One specific program illustrates the care and concern manifest in this department. Last May, Health Canada was the major sponsor of the third annual international conference on diabetes and indigenous peoples, which was held in Winnipeg. Hon. members may be aware that diabetes is one of the most serious chronic diseases among aboriginal populations in Canada. Diabetes rates for natives are from two to five times greater than for Canadians in general.

Health Canada works in partnership with aboriginal people to improve knowledge and treatment of diabetes. The department recognizes what the minister calls the critical role for traditional aboriginal practices in the healing process. This recognition of the value of traditional practices is of fundamental importance and reflects the department's major focus on the native front, which continues to be transfer of control of programs to First Nations.

Over the years, Health Canada has come to recognize that health programs designed and delivered within aboriginal communities are often more successful than those delivered by outside agencies. Therefore, it now works with First Nations to enhance their control of health resources. There have been more than 40 health transfer agreements concluded, involving about 100 First Nations, and the annual expenditures are more than $43 million. About twice as many again are under negotiation. Self-administered health care is one of the powers that will eventually enable First Nations to achieve self-government.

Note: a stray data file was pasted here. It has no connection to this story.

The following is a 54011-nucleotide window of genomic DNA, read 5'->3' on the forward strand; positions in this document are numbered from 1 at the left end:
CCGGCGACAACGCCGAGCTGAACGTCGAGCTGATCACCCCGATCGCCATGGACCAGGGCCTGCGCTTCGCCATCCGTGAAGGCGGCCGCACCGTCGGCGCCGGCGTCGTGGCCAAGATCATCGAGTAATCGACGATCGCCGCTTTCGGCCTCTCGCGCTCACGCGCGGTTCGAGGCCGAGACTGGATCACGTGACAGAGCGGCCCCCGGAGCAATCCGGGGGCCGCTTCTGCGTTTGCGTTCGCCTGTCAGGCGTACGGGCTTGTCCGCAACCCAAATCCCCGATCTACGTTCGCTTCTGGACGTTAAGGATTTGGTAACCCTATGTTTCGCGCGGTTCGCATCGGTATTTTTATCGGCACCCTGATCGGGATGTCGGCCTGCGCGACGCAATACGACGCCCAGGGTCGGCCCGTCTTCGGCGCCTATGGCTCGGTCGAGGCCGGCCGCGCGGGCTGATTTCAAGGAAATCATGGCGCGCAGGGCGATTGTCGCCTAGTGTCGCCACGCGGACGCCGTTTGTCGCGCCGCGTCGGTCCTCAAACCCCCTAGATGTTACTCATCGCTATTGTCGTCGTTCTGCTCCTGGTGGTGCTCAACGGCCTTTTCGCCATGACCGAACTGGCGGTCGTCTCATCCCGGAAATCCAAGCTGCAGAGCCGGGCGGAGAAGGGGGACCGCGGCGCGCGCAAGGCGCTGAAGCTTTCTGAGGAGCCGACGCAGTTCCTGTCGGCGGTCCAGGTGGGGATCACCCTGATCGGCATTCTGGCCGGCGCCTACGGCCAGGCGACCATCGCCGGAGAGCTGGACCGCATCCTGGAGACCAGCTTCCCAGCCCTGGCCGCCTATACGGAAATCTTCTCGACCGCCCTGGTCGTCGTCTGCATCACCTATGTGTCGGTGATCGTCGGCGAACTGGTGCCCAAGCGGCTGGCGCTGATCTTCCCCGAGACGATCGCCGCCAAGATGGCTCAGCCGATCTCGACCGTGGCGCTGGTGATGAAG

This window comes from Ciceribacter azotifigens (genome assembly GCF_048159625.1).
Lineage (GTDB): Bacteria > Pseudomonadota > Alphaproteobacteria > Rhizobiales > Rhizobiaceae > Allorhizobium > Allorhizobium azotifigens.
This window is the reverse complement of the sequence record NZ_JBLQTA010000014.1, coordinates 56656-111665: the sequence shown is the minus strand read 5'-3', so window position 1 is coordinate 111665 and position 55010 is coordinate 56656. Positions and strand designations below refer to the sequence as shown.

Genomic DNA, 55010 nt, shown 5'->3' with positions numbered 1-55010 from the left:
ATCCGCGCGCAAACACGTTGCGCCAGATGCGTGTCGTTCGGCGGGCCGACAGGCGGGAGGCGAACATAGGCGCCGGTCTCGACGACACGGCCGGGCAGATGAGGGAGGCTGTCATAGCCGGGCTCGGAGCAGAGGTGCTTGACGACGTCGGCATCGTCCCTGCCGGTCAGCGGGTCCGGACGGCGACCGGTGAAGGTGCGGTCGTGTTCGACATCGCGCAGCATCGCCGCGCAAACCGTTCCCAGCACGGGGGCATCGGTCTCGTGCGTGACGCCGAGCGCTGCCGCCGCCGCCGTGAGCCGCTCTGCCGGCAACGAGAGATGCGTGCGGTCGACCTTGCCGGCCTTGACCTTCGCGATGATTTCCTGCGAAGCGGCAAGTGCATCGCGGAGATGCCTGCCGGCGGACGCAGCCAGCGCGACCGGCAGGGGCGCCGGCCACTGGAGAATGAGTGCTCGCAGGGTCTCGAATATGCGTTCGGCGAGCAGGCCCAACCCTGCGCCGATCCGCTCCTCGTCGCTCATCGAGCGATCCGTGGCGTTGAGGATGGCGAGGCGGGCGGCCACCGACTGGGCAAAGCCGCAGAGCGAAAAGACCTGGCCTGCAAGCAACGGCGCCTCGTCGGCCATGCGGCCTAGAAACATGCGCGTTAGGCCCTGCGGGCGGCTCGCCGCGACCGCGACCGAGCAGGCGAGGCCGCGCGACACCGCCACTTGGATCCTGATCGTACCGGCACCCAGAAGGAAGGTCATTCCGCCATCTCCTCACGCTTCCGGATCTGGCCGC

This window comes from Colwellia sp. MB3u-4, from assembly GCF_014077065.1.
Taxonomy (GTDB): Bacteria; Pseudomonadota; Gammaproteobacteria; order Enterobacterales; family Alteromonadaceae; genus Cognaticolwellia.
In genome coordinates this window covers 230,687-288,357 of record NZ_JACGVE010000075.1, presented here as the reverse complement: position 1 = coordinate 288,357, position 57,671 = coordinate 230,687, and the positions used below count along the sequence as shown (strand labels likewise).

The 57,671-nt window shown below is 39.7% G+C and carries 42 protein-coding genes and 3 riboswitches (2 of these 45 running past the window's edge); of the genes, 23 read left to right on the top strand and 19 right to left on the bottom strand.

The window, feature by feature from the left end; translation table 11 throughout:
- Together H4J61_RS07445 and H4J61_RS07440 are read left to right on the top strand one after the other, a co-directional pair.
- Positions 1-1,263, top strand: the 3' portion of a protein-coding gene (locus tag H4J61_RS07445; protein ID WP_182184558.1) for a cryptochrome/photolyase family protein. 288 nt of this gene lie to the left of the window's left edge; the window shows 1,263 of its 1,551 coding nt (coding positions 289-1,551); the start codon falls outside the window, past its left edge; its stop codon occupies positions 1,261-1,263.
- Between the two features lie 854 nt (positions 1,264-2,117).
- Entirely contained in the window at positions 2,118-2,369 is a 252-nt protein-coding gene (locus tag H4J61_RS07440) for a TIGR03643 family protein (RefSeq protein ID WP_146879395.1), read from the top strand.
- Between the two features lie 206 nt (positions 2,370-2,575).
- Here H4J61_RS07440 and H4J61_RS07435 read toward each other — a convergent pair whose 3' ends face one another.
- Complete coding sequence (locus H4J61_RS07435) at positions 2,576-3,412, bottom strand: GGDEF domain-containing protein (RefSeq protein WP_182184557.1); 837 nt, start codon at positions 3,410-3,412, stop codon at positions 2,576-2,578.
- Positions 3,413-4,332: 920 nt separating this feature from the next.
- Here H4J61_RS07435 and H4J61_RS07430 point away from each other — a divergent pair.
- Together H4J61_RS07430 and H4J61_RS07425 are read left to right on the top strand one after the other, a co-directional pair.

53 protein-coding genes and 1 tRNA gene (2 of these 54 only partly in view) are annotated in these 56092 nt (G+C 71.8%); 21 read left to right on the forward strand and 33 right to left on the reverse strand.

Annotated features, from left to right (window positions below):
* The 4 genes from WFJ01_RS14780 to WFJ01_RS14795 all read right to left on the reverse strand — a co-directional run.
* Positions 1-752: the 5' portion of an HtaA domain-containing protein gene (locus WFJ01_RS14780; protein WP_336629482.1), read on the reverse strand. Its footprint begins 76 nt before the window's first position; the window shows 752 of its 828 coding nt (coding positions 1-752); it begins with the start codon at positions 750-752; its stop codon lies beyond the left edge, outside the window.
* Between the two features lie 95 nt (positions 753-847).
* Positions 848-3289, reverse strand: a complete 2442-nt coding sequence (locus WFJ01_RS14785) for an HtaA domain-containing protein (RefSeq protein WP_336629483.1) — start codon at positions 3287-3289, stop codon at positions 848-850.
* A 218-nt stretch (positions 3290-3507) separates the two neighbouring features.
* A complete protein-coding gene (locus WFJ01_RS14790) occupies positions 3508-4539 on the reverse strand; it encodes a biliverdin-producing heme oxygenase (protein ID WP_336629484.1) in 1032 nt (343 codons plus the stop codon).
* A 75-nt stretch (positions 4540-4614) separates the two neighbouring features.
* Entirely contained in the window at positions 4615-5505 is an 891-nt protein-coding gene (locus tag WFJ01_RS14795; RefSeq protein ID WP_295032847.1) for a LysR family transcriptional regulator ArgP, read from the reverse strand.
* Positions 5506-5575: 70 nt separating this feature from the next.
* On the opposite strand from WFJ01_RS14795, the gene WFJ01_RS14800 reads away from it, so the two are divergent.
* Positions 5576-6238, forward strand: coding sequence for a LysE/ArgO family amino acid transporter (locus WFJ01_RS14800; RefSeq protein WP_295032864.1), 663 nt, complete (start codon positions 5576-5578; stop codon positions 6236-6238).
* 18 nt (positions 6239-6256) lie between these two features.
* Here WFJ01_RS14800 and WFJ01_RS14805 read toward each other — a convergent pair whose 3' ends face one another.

I have used this occasion to remind hon. members and all Canadians of the commitment in this department to improving health and longevity for Canada's first peoples. There remains much to be done, but I know that our Department of Health, rechristened and recharged, will reconfirm its dedication to those most in need.

I am pleased to support this clearing of the deck and positioning for the future brought about through Bill C-95.